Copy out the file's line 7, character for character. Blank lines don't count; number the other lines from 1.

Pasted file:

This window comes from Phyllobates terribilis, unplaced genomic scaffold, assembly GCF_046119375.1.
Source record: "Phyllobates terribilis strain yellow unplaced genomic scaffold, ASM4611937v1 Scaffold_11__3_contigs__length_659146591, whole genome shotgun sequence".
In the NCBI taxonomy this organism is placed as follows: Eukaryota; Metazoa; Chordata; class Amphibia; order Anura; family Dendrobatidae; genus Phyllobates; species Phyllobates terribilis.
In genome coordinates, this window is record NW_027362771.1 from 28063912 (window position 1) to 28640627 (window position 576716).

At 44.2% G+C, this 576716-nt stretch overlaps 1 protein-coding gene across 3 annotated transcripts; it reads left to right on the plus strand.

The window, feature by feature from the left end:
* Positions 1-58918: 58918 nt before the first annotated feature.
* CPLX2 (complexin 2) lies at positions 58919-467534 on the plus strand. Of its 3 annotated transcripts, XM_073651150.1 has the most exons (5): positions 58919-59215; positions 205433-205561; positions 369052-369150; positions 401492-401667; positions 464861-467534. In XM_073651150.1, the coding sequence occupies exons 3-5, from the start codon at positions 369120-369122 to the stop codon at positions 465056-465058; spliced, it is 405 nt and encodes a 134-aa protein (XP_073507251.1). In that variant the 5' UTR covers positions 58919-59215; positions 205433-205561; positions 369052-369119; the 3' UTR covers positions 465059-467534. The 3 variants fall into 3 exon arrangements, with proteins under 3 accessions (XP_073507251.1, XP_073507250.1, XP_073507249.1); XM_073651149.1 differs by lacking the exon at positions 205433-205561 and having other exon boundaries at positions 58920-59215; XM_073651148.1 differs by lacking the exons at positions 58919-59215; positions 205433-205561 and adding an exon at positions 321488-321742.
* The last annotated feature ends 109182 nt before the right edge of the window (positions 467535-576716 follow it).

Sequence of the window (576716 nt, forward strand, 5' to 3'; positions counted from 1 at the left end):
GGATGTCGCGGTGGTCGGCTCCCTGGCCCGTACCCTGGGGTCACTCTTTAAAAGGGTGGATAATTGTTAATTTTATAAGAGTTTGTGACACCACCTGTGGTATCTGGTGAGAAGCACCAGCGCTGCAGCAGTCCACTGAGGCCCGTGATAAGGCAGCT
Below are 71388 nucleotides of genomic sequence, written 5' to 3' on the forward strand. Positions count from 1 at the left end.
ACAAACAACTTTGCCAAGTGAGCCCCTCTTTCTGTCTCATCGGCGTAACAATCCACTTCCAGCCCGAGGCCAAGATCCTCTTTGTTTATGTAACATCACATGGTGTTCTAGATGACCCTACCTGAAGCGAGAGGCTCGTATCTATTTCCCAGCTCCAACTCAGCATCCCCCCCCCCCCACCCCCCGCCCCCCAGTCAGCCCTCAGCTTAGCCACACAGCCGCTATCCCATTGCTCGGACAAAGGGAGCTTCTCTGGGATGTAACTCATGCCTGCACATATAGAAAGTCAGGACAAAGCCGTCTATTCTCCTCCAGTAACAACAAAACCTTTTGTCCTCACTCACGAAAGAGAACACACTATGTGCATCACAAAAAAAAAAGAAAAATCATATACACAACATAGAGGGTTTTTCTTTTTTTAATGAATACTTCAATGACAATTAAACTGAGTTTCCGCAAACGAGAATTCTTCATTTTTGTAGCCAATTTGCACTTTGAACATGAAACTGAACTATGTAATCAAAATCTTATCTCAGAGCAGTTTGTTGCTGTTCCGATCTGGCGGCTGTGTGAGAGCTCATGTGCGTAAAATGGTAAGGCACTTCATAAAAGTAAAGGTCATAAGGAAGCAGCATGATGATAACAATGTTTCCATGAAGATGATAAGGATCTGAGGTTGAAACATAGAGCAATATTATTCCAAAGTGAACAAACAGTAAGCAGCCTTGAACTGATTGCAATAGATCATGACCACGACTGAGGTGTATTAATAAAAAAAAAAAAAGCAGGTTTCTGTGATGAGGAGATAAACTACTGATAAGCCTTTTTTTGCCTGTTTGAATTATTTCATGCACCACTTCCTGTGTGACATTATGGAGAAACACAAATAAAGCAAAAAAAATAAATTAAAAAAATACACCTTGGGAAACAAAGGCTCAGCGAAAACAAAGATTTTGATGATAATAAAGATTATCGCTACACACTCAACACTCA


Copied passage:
* Positions 1-58918: 58918 nt before the first annotated feature.